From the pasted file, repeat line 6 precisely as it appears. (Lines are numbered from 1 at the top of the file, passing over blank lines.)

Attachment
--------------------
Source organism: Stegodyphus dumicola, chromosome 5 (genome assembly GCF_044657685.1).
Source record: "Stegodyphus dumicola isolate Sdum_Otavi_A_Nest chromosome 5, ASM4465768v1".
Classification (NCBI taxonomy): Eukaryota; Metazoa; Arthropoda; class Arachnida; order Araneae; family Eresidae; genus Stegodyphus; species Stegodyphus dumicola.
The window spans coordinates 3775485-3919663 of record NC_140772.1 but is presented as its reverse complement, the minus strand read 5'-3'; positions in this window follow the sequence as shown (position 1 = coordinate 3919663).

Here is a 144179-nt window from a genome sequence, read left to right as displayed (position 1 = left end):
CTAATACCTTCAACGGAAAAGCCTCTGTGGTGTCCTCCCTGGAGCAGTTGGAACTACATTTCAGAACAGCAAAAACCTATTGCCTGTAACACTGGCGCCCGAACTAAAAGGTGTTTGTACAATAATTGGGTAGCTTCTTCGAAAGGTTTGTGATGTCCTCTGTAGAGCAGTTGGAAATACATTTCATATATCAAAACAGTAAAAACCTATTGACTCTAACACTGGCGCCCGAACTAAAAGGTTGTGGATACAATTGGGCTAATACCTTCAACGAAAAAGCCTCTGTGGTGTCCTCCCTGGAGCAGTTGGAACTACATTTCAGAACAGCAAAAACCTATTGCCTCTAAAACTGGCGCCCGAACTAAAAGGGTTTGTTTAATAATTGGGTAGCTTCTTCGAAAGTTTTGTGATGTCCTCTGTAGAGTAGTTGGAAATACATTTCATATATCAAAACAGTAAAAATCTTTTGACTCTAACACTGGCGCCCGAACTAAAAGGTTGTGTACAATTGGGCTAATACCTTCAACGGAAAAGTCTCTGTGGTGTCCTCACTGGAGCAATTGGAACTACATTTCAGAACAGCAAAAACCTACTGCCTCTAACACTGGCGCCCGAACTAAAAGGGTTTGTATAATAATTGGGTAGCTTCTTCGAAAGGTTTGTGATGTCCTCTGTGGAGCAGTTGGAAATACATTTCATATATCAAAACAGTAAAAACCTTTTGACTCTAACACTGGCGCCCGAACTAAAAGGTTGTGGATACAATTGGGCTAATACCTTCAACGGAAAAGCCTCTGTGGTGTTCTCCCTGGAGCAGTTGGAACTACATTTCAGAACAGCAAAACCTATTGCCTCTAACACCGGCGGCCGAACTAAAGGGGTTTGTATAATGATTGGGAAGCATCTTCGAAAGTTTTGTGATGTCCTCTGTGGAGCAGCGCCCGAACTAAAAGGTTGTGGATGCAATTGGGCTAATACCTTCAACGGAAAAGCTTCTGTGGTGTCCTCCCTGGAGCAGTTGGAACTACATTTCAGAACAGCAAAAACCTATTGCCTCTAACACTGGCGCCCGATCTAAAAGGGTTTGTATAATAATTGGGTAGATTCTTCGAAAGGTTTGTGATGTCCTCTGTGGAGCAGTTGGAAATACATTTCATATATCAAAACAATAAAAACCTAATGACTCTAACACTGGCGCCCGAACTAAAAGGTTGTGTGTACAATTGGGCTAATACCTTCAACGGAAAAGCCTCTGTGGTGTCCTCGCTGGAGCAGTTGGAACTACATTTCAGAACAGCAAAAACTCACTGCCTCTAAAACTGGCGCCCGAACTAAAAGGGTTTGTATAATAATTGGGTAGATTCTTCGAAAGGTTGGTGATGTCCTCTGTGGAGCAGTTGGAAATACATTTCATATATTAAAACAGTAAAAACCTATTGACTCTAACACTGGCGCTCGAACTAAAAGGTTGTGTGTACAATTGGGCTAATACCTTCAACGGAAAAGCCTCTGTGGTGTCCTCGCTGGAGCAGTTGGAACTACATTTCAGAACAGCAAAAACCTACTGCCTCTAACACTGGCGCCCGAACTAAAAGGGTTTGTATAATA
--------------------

CTAATACCTTCAACGGAAAAGCCTCTGTGGTGTCCTCCCTGGAGCAGTTGGAACTACATTTCAGAACAGCAAAAACCTATTGCCTGTAACACTGGCGCCCGAACTAAAAGGTGTTTGTACAATAATTGGGTAGCTTCTTCGAAAGGTTTGTGATGTCCTCTGTAGAGCAGTTGGAAATACATTTCATATATCAAAACAGTAAAAACCTATTGACTCTAACACTGGCGCCCGAACTAAAAGGTTGTGGATACAATTGGGCTAATACCTTCAACGAAAAAGCCTCTGTGGTGTCCTCCCTGGAGCAGTTGGAACTACATTTCAGAACAGCAAAAACCTATTGCCTCTAAAACTGGCGCCCGAACTAAAAGGGTTTGTTTAATAATTGGGTAGCTTCTTCGAAAGTTTTGTGATGTCCTCTGTAGAGTAGTTGGAAATACATTTCATATATCAAAACAGTAAAAATCTTTTGACTCTAACACTGGCGCCCGAACTAAAAGGTTGTGTACAATTGGGCTAATACCTTCAACGGAAAAGTCTCTGTGGTGTCCTCACTGGAGCAATTGGAACTACATTTCAGAACAGCAAAAACCTACTGCCTCTAACACTGGCGCCCGAACTAAAAGGGTTTGTATAATAATTGGGTAGCTTCTTCGAAAGGTTTGTGATGTCCTCTGTGGAGCAGTTGGAAATACATTTCATATATCAAAACAGTAAAAACCTTTTGACTCTAACACTGGCGCCCGAACTAAAAGGTTGTGGATACAATTGGGCTAATACCTTCAACGGAAAAGCCTCTGTGGTGTTCTCCCTGGAGCAGTTGGAACTACATTTCAGAACAGCAAAACCTATTGCCTCTAACACCGGCGGCCGAACTAAAGGGGTTTGTATAATGATTGGGAAGCATCTTCGAAAGTTTTGTGATGTCCTCTGTGGAGCAGCGCCCGAACTAAAAGGTTGTGGATGCAATTGGGCTAATACCTTCAACGGAAAAGCTTCTGTGGTGTCCTCCCTGGAGCAGTTGGAACTACATTTCAGAACAGCAAAAACCTATTGCCTCTAACACTGGCGCCCGATCTAAAAGGGTTTGTATAATAATTGGGTAGATTCTTCGAAAGGTTTGTGATGTCCTCTGTGGAGCAGTTGGAAATACATTTCATATATCAAAACAATAAAAACCTAATGACTCTAACACTGGCGCCCGAACTAAAAGGTTGTGTGTACAATTGGGCTAATACCTTCAACGGAAAAGCCTCTGTGGTGTCCTCGCTGGAGCAGTTGGAACTACATTTCAGAACAGCAAAAACTCACTGCCTCTAAAACTGGCGCCCGAACTAAAAGGGTTTGTATAATAATTGGGTAGATTCTTCGAAAGGTTGGTGATGTCCTCTGTGGAGCAGTTGGAAATACATTTCATATATTAAAACAGTAAAAACCTATTGACTCTAACACTGGCGCTCGAACTAAAAGGTTGTGTGTACAATTGGGCTAATACCTTCAACGGAAAAGCCTCTGTGGTGTCCTCGCTGGAGCAGTTGGAACTACATTTCAGAACAGCAAAAACCTACTGCCTCTAACACTGGCGCCCGAACTAAAAGGGTTTGTATAATA